The Crabbit Old Woman (“What Do You See?”) poem was originally written in 1966 by a nurse named Phyllis McCormack, who worked with geriatric patients at Sunnyside Hospital, Montrose in Scotland.
“What do you see nurse, what do you see?
What are you thinking when you look at me,
A crabby old woman, not very wise,
Uncertain of habit with far away eyes,
Who dribbles her food, and makes no reply,
When you say in a loud voice: “I do wish you’d try.”
Who seems not to notice the things that you do,
And forever is losing a stocking or shoe,
Who, quite unresisting, lets you do as you will
With bathing and feeding, the long day to fill.
Is that what you’re thinking, is that what you see?
Then open your eyes, you’re not looking at me.
I’ll tell you who I am, as I sit here so still,
As I move at your bidding, as I eat at your will,
I’m a small child of ten, with a father and mother,
And brothers and sisters, who love one another,
A girl of sixteen, with wings on her feet,
Dreaming that soon a lover she’ll meet;
A bride soon at twenty my heart gives a leap,
Remembering the vows that I promised to keep;
“At twenty-five now I have young of my own,
Who need me to build a secure, happy home;
A woman of thirty, my young now grow fast,
Bound together with ties that should last;
“At forty, my young sons have grown up and gone;
But my man stays beside me to see I don’t mourn;
At fifty once more babies play ’round my knee;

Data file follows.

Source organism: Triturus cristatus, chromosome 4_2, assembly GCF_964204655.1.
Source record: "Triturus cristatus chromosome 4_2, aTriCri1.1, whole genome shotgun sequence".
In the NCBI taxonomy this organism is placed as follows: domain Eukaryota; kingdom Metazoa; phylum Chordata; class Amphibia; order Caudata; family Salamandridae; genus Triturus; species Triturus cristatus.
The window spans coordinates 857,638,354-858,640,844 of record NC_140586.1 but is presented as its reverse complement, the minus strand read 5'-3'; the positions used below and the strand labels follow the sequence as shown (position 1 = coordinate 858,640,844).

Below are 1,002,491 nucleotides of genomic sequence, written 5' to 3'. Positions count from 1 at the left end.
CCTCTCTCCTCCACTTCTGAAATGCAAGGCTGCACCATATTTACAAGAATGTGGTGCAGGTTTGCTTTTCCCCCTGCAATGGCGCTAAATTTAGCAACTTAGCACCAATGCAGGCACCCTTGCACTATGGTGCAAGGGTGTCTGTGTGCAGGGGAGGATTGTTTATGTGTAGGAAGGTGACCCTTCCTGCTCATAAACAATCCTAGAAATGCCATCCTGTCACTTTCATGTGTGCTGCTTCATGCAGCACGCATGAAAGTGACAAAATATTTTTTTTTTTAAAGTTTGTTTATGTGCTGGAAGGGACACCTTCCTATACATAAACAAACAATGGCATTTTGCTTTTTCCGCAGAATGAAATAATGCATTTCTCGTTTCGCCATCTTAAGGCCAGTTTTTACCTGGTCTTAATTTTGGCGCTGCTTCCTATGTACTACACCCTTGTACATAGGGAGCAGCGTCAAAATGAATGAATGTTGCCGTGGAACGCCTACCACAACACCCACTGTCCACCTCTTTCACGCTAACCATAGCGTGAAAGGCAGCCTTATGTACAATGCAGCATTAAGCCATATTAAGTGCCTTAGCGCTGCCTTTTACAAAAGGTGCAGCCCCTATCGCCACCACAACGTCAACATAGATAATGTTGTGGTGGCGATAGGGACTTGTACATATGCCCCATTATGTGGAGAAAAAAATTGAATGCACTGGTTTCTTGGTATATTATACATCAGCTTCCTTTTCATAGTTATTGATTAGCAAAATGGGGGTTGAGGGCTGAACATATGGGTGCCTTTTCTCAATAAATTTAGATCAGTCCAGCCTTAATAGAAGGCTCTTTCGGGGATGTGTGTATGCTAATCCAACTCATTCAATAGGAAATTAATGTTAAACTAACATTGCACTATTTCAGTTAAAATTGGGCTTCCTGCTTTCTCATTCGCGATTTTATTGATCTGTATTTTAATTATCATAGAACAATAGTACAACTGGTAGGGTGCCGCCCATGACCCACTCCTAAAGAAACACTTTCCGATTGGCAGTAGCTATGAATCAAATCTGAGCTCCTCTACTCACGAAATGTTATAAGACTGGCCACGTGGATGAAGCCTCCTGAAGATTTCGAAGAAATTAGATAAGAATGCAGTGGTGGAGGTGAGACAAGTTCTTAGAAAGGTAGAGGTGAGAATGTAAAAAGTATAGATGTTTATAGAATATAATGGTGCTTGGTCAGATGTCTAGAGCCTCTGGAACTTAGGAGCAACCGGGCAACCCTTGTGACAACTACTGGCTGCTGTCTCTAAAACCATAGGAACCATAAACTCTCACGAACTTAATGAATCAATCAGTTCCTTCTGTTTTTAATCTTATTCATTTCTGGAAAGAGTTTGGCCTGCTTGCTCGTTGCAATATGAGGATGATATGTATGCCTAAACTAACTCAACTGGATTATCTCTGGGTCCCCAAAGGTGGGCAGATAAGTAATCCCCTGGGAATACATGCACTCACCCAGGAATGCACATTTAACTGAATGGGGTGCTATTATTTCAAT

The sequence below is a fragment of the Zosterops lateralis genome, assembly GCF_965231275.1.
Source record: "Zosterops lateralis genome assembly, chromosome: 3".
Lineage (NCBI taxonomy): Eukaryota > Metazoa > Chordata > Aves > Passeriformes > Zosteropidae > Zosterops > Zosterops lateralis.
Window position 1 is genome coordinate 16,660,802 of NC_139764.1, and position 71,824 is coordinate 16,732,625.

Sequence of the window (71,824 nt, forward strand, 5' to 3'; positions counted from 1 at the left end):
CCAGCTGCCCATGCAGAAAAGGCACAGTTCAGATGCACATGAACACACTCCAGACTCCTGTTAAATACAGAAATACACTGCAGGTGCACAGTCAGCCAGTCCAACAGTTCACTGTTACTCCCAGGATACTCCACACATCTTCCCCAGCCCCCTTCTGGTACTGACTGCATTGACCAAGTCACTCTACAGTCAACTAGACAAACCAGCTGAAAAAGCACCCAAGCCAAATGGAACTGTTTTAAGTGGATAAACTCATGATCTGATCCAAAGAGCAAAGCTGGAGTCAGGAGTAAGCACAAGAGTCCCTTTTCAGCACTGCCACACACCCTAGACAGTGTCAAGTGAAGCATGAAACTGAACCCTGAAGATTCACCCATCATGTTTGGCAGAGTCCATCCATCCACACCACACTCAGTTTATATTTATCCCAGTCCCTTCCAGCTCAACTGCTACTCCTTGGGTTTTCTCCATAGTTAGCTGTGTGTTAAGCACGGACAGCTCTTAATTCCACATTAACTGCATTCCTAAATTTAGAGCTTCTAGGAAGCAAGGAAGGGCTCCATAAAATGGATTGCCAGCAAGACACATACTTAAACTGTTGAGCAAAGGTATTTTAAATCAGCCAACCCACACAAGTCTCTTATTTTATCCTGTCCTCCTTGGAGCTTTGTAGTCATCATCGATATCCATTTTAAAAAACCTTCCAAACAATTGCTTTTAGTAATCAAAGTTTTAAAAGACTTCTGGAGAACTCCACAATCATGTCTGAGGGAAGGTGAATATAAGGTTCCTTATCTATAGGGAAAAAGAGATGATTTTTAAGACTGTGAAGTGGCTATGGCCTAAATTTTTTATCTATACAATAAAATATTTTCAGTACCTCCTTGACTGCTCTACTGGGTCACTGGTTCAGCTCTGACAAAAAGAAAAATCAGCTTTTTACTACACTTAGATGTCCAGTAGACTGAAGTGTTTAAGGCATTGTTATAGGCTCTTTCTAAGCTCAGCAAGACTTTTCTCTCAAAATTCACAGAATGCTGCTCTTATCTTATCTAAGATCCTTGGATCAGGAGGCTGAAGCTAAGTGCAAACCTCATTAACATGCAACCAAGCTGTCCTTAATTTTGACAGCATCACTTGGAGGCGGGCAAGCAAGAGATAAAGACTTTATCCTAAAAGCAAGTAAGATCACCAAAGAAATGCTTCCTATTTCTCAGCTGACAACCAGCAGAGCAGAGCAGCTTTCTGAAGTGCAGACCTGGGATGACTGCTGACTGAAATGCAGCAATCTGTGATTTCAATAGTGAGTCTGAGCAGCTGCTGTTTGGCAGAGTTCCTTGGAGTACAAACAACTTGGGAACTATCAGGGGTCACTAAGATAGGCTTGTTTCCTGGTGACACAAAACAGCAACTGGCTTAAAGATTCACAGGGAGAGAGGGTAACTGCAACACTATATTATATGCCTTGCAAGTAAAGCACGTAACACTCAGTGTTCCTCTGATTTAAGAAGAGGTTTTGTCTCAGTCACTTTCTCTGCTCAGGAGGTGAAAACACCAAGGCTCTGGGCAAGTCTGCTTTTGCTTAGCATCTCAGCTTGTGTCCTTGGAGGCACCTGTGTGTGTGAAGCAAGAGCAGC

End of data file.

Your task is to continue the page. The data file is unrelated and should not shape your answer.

Again we know children, my loved one and me.
Dark days are upon me, my husband is dead,
I look at the future, I shudder with dread.
For my young are all busy, with young of their own,
And I think of the years and the love I have known.
I’m an old woman now, and nature is cruel,
’Tis her jest to make old age look like a fool.
The body, it crumbles, grace and vigor depart,
There is a stone where I once had a heart.
But inside this old carcass, a young girl still dwells,
And now and again my battered heart swells.
I remember the joys, I remember the pain,
And I’m loving and living all over again.
I think of the years, all too few and gone too fast,
And accept the stark fact that nothing can last.
So open your eyes, nurse, open and see,
But a crabby old woman, look closer, see me.”
– Phyllis McCormack, Crabbit Old Woman,” originally appeared in Nursing Mirror, December 1972.
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